FEATURES
By Carl Schoettler and Carl Schoettler,SUN STAFF | August 30, 2005
Toward the end of August in 1955, Mamie Till took her son Emmett to a station to catch a train south from Chicago to Mississippi for a visit to his aunt, uncle and cousins. But as it turned out, he was traveling to his death. Today, the Enoch Pratt Free Library will show the documentary film The Murder of Emmett Till. The film will be followed by a panel discussion. Directed by Stanley Nelson, an acclaimed filmmaker, The Murder of Emmett Till was first broadcast nationally in 2003 on the PBS American Experience series.
NEWS
August 29, 2005
A screening and discussion of the film The Murder of Emmett Till is set for 6:30 p.m. tomorrow at the Enoch Pratt Central Library, 400 Cathedral St. The free presentation - sponsored by the library and the Baltimore Community Relations Commission - marks the 40th anniversary of Till's death. The 14-year-old boy had traveled from Chicago to Mississippi to visit relatives in August 1955, and was beaten and killed, allegedly by two white men, after he purportedly whistled at a white woman.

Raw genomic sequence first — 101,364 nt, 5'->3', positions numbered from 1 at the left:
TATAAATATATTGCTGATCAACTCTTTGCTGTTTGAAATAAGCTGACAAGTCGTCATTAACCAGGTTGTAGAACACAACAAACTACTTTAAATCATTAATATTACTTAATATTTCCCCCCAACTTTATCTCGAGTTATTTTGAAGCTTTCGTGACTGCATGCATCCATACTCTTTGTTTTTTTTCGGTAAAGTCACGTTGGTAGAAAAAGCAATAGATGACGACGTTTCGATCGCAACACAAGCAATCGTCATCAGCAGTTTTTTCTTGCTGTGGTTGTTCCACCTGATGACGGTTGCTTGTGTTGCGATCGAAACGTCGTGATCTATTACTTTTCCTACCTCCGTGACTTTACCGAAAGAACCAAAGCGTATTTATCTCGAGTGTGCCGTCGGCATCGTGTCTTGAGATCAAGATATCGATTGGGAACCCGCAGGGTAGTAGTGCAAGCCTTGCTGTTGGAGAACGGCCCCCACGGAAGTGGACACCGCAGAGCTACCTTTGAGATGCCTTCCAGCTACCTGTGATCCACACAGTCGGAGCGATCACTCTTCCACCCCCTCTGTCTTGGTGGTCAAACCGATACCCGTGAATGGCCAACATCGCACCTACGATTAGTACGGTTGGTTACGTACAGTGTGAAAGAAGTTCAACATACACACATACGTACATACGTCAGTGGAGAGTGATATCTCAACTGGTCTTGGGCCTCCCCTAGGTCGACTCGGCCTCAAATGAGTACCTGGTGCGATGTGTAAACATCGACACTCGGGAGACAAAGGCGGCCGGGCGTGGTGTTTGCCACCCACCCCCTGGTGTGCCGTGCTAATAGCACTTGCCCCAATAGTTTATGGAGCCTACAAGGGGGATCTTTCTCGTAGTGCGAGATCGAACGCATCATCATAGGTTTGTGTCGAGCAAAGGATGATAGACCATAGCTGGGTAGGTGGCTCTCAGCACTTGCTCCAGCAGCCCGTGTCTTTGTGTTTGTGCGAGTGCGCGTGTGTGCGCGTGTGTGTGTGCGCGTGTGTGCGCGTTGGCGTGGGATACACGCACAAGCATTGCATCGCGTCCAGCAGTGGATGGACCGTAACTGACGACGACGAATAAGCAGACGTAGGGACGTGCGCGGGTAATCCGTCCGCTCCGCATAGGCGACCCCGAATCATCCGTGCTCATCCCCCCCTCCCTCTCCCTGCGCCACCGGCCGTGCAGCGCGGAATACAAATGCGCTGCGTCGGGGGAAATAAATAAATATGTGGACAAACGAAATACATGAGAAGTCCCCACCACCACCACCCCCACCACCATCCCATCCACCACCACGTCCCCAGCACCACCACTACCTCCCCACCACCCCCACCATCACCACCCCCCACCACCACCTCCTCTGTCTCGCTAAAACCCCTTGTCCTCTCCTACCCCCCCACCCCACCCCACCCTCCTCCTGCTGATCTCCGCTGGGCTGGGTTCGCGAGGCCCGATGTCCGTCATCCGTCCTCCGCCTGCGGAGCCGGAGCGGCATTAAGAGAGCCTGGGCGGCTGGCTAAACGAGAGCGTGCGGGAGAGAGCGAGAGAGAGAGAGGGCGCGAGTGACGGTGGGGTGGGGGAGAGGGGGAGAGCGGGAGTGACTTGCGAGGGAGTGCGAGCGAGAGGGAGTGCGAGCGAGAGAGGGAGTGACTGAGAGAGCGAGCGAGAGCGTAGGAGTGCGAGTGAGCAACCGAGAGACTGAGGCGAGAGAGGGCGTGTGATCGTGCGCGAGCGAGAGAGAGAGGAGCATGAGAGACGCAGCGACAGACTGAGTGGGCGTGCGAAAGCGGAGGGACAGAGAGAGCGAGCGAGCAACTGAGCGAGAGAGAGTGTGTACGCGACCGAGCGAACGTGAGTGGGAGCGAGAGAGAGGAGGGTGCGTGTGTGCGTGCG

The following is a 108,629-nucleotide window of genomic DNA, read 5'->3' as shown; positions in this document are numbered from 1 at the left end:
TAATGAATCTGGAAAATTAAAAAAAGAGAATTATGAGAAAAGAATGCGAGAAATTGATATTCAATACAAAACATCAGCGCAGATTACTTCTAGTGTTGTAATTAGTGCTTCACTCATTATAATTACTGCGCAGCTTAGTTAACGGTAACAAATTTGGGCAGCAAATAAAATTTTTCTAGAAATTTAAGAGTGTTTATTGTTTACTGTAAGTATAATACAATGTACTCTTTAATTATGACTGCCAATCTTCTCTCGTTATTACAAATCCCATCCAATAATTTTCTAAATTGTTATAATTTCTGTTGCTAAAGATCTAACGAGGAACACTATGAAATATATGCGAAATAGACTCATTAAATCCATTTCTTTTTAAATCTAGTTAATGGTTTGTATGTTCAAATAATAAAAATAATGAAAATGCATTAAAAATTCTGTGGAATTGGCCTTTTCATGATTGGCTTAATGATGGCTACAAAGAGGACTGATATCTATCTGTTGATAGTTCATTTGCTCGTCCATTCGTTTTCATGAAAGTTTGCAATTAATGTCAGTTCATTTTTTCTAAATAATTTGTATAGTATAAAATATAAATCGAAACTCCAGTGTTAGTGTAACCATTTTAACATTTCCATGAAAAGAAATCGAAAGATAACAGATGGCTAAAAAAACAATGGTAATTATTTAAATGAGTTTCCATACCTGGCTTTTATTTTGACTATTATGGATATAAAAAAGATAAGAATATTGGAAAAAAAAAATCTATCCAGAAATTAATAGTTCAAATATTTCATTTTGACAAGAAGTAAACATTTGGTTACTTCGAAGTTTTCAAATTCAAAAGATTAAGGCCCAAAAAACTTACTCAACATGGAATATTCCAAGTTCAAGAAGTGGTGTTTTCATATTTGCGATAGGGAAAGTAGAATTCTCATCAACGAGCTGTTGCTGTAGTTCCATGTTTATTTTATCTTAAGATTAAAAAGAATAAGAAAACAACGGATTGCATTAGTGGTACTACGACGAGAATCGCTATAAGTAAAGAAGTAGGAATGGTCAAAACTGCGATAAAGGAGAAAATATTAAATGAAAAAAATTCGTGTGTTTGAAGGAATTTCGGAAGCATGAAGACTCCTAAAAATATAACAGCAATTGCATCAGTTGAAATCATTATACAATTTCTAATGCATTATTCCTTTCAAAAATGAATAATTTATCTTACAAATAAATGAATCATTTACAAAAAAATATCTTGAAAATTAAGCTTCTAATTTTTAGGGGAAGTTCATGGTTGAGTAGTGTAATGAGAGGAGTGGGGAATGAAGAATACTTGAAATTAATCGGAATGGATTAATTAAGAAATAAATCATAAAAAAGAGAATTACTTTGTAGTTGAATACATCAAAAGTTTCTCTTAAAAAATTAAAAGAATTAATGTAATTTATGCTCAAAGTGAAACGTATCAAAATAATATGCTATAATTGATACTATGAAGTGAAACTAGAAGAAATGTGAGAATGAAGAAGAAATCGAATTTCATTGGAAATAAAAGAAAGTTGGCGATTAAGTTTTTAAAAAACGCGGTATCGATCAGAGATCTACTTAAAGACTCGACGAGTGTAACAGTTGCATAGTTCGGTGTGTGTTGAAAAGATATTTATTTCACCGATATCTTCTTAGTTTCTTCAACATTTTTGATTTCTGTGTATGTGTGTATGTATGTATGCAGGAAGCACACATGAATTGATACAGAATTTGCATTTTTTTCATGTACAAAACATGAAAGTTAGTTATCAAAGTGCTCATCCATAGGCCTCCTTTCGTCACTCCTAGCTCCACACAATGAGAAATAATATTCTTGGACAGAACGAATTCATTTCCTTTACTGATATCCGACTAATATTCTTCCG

NEWS
By Keith A. Beauchamp | August 28, 2005
MY JOURNEY with Emmett Louis Till started when I was 10, a boy in Baton Rouge, La. I was very inquisitive, with a love for reading. I remember riffling through some magazines my parents kept in our study and noticing an old Jet magazine. After turning a few pages, I came across a horrible photo of a disfigured face. I showed the picture to my parents, and they told me what had happened and who the boy in the picture was. It was hard for me to believe that such a thing could happen. Startled by the story and not wanting to believe it, I was eager to learn more.
NEWS
By Ellen Barry and Ellen Barry,LOS ANGELES TIMES | July 15, 2005
ATLANTA - The trial and conviction last month of former Ku Klux Klansman Edgar Ray Killen has prompted federal prosecutors in Mississippi to re-examine three lesser-known crimes from the civil rights era. U.S. attorney Dunn Lampton has promised to review evidence in the 1964 killings of Charles Moore and Henry Dee, two young black men from rural Franklin County. Their mutilated bodies were found in the Mississippi River while federal authorities were searching for Andrew Goodman, James Chaney and Michael Schwerner - the three civil rights workers whose deaths Killen was accused of plotting.